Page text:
As diplomatic spats go, on one level it is one of the most unlikely: the falling out of France and Turkey over events that occurred the best part of a century ago in Asia Minor and its hinterlands. But the passage of a bill in a sparsely-attended session of the Assemblée nationale - France’s lower legislative chamber – could have consequences much more profound and far-reaching than most commentators have perceived. The proposed law seeks to criminalise denial of the 1915 Armenian genocide, punishing offenders with a €45,000.00 fine and a one-year jail sentence; Turkey, which strongly disagrees with the categorisation of the events of 1915 as genocide, has responded in no uncertain terms, recalling its ambassador from Paris and freezing all major bilateral ties with its NATO ally.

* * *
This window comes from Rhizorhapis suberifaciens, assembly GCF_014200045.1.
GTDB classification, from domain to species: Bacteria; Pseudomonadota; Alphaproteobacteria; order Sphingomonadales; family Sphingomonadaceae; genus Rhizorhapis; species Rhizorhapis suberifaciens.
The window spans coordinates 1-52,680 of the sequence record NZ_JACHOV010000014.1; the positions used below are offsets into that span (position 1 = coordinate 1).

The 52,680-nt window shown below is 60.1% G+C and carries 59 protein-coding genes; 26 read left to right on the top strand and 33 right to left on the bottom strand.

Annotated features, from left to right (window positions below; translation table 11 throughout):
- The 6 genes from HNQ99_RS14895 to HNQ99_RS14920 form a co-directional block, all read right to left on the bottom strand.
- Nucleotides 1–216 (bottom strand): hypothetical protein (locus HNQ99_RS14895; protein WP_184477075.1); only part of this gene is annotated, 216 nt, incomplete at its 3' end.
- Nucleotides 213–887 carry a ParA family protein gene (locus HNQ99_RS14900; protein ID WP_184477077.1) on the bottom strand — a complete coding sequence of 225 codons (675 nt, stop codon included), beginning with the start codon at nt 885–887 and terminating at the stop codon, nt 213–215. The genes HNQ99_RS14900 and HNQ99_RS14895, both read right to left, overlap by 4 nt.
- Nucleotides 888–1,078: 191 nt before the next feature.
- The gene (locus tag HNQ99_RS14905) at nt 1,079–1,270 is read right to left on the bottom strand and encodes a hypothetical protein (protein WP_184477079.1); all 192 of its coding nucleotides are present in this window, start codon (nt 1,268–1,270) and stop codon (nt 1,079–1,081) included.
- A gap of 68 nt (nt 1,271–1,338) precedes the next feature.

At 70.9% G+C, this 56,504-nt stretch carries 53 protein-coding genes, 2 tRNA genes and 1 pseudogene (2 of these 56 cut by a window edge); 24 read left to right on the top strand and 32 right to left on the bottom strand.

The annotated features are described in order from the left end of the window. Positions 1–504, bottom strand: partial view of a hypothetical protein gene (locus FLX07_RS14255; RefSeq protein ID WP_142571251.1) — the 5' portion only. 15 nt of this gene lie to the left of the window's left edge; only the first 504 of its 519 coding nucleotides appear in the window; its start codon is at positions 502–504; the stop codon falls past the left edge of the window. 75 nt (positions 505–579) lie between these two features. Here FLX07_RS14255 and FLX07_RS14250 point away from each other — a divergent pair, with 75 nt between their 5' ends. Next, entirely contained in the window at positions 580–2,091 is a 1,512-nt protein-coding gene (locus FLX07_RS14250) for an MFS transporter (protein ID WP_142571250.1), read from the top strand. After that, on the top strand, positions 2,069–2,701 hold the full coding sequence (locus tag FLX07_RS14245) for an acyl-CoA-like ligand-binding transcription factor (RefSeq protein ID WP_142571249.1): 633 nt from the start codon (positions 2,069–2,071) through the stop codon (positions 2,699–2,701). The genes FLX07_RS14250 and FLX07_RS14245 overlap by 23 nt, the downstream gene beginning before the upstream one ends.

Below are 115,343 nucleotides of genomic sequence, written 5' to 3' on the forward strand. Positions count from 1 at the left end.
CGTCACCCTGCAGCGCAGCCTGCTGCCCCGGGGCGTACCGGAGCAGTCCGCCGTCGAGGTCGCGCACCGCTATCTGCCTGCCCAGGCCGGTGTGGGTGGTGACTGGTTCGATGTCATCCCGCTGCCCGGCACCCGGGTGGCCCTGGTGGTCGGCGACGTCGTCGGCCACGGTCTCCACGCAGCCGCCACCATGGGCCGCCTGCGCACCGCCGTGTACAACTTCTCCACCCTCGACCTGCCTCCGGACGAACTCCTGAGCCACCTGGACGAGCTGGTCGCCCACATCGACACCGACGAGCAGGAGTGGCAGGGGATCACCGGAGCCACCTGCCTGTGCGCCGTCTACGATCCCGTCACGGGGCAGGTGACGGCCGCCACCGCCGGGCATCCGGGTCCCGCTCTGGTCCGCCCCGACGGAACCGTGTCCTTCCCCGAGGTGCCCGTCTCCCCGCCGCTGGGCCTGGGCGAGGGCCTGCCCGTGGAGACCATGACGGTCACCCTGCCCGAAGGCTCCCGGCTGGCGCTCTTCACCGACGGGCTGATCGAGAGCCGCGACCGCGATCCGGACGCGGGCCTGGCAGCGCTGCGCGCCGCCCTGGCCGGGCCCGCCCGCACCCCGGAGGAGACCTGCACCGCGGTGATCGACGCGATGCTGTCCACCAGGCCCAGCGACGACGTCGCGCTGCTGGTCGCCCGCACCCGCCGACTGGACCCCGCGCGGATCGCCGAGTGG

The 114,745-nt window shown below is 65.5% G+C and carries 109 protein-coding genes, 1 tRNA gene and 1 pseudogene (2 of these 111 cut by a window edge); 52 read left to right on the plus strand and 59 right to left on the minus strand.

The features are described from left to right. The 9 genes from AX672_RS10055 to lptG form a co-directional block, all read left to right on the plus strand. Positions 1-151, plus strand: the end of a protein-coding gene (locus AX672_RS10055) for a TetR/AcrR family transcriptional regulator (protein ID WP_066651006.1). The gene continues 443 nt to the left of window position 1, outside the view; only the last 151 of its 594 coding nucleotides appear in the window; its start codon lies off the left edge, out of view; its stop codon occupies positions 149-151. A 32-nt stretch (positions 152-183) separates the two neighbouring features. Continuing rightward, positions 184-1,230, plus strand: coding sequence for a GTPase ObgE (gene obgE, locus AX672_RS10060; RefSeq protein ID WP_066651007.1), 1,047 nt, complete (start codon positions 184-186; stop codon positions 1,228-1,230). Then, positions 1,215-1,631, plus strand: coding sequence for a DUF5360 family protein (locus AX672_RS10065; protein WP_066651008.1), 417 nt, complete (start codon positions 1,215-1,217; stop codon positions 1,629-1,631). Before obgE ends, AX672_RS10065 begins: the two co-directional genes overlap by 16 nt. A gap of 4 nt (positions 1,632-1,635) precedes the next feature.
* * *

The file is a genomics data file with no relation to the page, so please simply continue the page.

Much of the analysis thus far has focused on the short-term political considerations behind the initiation and passage of the bill, as well as Ankara’s swift reprisals, particularly in the context of trade between France and Turkey. Yet it seems surprising that few others have picked up on the following points:
1. Freedom of Speech. The criminalisation of genocide denial raises a lot of uncomfortable questions about freedom of speech, which many not only in France but in the West more generally regard as an absolute value inherent to Western culture. Of course, freedom of speech as it is understood today is a relatively new concept – it is something which has become necessary and meaningful in the era of modern, all-powerful states and corporations – and in reality virtually every society still has its shibboleths. With the passage of the bill, the French National Assembly is merely confirming this. But is imprisoning people for holding an opinion about an historical event, no matter how reprehensible or plain inaccurate that opinion may be, at all commensurate with the protection and practice of fundamental human rights? And is this measure not merely mirroring certain restrictive provisions in the outgoing and heavily-criticised 1982 Turkish Constitution?